I learned it didn’t matter where we spent Christmas; the fact that we were together was really all that mattered.

I learned just how kind and generous people could be.

I learned the best gifts were those that money could never buy: a smile, a cuddle and the love and support of family and friends.

Louise George.3-001

I learned that Christmas didn’t have to be perfect to be magical. As long as there was love, there would be magic.

I learned to be thankful for what I had, to enjoy the moment and to focus on the things that really were important.

Being in hospital wasn’t where I would have ever chosen to spend our first Christmas as a family, but the memory of it is a beautiful one.

There was love, there was joy and there was magic.

We had each other, and, therefore, we had everything.

Follow this journey on Little Hearts, Big Love.

The Mighty is asking the following: What’s one thing people might not know about your experience with disability, disease or mental illness during the holiday season, and what would you say to teach them? If you’d like to participate, please send a blog post to [email protected] Please include a photo for the piece, a photo of yourself and 1-2 sentence bio. Check out our Share Your Story page for more about our submission guidelines.


What People Get Wrong About 'Happy and Healthy' Babies


You don’t expect to have your core rattled walking down the greeting card aisle at Target, or standing in line at the grocery store, or sitting on a shaded bench quietly. But then, isn’t it so often during these unexpected moments when lessons unveil themselves from dusty shadows, and epiphanies lean whispering into our ears?  The first time it was shortly after my son Walter’s diagnosis in-utero. The next time was well into my third trimester. The third time happened with my 3-week-old baby at the park.

“Congratulations!” read the card, “…on your perfect baby boy!”

“10 little fingers, 10 little toes, beating healthy heart, and a button nose,” exclaimed another.

“Oh don’t you worry about a thing, honey,” cooed an experienced older lady, “as long as that baby’s healthy – that’s all that matters.”

“What a cute baby!” cried a mother of three, “Boy — or girl. Well what does it matter, he’s happy and healthy! What else could you hope for?!”

There were others, too. Like the small boy at the Children’s Hospital who tugged his mother’s sleeve and asked why the baby in the elevator with him was visiting the hospital.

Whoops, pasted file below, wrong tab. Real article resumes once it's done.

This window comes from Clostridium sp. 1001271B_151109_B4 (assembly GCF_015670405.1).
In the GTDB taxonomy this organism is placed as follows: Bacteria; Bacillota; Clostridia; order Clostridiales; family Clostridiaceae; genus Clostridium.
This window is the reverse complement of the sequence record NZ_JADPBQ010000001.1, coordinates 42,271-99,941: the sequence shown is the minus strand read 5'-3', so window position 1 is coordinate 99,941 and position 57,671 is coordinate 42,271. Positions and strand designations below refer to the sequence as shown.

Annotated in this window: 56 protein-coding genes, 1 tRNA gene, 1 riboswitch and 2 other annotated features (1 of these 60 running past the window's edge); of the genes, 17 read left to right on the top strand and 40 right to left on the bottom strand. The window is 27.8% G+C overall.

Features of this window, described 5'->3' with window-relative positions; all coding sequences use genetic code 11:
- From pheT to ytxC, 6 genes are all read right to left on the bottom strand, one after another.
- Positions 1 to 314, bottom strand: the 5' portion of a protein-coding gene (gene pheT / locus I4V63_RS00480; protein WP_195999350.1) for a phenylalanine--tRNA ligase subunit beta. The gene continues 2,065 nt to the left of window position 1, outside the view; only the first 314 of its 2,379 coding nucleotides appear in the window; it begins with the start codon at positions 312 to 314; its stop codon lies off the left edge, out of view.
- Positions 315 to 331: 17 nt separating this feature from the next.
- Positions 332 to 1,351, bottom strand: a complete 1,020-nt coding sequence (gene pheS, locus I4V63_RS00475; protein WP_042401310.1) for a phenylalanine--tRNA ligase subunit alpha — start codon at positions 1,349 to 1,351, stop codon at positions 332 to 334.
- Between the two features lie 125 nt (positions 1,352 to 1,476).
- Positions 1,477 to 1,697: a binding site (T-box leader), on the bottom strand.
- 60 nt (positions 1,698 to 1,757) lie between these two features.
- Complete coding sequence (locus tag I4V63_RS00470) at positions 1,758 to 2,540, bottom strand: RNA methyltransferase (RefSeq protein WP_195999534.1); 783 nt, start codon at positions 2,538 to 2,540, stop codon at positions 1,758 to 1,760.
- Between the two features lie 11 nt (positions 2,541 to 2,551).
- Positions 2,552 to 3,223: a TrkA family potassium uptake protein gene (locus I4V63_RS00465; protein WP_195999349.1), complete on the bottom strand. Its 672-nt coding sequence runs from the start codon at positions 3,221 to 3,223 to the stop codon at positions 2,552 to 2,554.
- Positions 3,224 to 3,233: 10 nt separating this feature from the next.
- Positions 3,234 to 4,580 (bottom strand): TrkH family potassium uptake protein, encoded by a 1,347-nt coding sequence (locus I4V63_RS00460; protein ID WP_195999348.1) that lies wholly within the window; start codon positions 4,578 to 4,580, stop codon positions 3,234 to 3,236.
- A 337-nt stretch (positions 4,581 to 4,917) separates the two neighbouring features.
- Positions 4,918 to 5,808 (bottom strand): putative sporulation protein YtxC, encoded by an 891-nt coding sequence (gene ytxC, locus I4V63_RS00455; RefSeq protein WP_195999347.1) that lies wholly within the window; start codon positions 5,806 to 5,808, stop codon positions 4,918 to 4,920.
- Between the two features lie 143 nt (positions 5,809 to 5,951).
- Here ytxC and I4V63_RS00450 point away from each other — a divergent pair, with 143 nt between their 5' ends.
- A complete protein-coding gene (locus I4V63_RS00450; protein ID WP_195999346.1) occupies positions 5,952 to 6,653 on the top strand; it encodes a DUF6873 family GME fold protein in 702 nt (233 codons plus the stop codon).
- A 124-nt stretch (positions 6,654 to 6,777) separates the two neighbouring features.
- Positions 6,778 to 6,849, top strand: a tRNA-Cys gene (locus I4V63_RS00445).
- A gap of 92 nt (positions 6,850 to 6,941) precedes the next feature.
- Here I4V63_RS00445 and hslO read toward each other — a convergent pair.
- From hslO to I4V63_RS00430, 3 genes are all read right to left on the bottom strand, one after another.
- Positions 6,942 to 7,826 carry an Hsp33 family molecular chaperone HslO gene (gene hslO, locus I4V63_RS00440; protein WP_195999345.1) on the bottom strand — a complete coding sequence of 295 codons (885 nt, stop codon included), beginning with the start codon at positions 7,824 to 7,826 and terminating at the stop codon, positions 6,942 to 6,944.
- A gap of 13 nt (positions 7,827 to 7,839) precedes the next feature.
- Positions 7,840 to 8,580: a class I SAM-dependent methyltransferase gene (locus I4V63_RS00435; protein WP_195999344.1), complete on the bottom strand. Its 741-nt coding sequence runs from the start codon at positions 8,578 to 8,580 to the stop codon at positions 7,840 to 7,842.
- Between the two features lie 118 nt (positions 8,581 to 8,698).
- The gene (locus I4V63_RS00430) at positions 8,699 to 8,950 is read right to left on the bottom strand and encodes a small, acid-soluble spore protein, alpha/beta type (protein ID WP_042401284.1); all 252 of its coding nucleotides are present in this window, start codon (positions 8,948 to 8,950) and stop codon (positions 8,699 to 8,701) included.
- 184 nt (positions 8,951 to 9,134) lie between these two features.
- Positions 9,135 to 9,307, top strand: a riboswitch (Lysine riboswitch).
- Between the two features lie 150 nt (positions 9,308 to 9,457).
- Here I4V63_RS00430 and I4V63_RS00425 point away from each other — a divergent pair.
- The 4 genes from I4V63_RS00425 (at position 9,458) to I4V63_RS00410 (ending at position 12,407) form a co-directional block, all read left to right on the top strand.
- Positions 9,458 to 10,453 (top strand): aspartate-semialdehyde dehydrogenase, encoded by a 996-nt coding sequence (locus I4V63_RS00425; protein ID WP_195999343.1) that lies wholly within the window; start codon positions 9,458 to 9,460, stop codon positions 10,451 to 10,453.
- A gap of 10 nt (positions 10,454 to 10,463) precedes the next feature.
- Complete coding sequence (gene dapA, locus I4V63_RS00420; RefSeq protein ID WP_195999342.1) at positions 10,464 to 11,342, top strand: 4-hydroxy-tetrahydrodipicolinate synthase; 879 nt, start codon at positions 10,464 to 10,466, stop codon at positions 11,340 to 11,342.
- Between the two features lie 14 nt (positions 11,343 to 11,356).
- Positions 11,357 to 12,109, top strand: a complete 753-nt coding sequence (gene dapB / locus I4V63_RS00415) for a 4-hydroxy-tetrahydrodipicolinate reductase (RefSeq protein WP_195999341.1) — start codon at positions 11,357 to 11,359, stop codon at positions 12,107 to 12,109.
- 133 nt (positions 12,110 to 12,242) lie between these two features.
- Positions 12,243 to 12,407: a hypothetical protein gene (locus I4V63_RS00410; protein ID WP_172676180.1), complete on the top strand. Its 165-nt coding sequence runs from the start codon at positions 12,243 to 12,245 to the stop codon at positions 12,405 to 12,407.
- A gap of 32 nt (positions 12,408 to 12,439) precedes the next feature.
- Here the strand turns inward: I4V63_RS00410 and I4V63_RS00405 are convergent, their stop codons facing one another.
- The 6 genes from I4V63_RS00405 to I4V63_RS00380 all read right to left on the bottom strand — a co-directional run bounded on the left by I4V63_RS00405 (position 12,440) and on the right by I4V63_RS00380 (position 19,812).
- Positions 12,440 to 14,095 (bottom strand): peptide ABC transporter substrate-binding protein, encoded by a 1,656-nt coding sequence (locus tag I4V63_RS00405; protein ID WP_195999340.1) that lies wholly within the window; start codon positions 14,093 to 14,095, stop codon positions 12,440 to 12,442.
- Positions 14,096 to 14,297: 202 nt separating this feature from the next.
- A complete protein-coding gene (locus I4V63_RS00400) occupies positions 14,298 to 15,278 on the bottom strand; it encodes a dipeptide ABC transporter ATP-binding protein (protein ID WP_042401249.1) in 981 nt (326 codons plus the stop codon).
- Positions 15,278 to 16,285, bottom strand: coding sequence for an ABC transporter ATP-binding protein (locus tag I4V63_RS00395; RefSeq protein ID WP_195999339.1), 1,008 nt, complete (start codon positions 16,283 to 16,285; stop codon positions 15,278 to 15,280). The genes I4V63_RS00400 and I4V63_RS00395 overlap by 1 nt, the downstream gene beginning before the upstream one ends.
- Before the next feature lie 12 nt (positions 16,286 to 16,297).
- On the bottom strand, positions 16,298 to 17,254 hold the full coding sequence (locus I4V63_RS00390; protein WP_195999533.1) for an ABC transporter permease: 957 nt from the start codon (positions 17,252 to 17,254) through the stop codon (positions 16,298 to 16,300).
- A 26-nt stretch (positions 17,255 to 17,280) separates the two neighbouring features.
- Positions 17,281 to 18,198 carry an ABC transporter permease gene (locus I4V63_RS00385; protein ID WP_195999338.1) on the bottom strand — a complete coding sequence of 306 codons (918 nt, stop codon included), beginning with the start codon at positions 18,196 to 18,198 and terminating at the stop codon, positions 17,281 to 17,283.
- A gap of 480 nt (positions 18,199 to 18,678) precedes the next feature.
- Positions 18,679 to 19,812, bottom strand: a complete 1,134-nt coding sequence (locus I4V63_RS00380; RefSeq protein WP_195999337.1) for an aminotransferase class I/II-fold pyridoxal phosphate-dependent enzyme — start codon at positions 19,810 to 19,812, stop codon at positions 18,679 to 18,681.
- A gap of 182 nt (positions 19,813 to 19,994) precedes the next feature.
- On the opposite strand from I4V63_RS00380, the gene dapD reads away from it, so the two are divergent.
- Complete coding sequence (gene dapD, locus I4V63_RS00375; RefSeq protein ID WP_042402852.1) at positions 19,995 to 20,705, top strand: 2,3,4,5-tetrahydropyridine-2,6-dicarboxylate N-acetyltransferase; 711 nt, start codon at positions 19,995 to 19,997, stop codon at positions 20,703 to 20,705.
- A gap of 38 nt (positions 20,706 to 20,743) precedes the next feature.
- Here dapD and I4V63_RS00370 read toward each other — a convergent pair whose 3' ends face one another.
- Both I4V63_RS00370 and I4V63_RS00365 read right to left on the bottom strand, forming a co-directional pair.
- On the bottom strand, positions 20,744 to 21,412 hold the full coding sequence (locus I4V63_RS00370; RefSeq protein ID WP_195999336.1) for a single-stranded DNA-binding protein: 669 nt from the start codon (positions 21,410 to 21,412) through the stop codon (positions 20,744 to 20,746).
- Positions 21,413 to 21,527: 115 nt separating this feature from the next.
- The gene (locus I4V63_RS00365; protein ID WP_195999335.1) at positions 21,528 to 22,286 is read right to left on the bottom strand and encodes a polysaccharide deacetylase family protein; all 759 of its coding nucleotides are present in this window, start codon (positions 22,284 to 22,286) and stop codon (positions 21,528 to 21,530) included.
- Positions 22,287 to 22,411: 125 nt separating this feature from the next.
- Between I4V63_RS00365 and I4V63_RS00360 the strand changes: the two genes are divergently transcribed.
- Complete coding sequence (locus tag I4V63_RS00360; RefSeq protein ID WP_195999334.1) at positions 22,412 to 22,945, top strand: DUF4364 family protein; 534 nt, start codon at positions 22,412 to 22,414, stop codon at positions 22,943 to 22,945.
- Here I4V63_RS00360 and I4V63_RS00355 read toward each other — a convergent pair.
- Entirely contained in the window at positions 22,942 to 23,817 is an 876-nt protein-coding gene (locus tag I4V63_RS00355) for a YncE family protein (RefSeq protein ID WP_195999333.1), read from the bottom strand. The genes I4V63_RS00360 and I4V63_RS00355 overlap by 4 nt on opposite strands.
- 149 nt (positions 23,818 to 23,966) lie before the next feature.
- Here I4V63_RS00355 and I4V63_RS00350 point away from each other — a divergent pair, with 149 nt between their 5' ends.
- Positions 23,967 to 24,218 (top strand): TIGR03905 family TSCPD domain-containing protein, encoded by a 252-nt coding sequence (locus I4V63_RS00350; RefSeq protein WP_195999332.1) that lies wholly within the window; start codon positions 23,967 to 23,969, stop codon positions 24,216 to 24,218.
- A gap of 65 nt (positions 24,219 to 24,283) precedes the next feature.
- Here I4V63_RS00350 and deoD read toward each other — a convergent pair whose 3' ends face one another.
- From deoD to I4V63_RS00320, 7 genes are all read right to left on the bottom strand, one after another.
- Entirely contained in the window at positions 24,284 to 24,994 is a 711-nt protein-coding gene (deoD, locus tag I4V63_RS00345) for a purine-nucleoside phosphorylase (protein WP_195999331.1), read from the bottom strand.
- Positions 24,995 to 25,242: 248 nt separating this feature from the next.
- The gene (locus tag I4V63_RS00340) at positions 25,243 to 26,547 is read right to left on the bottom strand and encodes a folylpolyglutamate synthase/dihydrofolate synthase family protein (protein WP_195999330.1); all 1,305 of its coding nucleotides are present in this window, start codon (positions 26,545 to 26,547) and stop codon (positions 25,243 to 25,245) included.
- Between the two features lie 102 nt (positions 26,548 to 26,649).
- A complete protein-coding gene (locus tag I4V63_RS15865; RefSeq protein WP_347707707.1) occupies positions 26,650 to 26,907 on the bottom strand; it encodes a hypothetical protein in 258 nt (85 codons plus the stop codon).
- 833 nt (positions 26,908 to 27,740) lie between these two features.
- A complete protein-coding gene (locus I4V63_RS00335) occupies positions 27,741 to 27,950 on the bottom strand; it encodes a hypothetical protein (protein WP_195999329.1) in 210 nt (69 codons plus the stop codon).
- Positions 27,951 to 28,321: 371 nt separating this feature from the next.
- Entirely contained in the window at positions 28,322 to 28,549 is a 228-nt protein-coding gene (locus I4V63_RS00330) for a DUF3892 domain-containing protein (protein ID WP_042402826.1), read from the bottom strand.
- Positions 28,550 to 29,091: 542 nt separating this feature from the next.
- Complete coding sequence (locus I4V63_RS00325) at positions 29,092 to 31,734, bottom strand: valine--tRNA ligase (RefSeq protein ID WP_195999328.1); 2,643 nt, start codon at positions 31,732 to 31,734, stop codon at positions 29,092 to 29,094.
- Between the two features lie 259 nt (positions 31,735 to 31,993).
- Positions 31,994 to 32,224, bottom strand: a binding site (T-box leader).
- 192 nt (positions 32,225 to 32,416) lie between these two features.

“He’s not sick,” the boy observed.

“Well, healthy babies go to the doctor, too,” she replied.

It was the morning of Walter’s second open-heart surgery.

Over the course of my pregnancy, and Walter’s days spent outside the hospital, this tableau seemed to repeat itself time and time again. I rarely corrected the inquirers or told them that this happy little boy was actually not so healthy. Every encounter was, after all, well-intentioned. As months went by, it became a kind of relief not to give my “elevator speech” about Walter’s heart to casual acquaintances or passersby. I was able to duck the series of questions that inevitably ensued about how congenital heart defects occur, whether they’re avoidable in pregnancy and whether he’ll be “as good as new” after multiple surgeries.

See, Walter isn’t perfect. Nor is my husband, you, or I. But in his innocence and purity, Walter’s imperfection is simply more obvious than those around him. Walter was born broken, as we all are. I don’t want him to be “as good as new” because that would present itself as a death sentence anatomically speaking, and little growth developmentally. Walter’s brokenness begs unsettling questions about life. Unsettling questions that shatter glass houses and comfortable tranquility. His scar peeks from under his neckline, and his tummy is riddled with chest tube incisions. They are markers of something flawed tangibly, for him, that we all possess intangibly ourselves.

And that is why being his mother for the past year and four months (since we received his diagnosis) has allowed me to see why our expectations for perfect children in perfect families in perfect health is so misguided — because life is fragile and incredibly precious. Even the most flawed among us, and the unhealthy babies given to us, have an immeasurable, unrepeatable value. And because even the healthiest of us know not what tomorrow holds.

Every mother wants nothing but health and goodness for her child. But having Walter has freed me to move beyond perfection. Beyond disappointment and grief, and beyond the more earthly and mundane worries of today. I’ve seen that perfection does not lead us to anywhere but fleetingly false security and an eternity of doubt and sorrow.

As for our blemished, our sick, our scarred and ourselves — my hope is that we will learn to see these moments in our lives as perfectly imperfect. Because we are not given perfection, but purpose.

The Mighty is asking the following: What’s one thing people might not know about your experience with disability and/or disease, and what would you say to teach them? If you’d like to participate, please send a blog post to [email protected] Please include a photo for the piece, a photo of yourself and 1-2 sentence bio. Check out our Share Your Story page for more about our submission guidelines.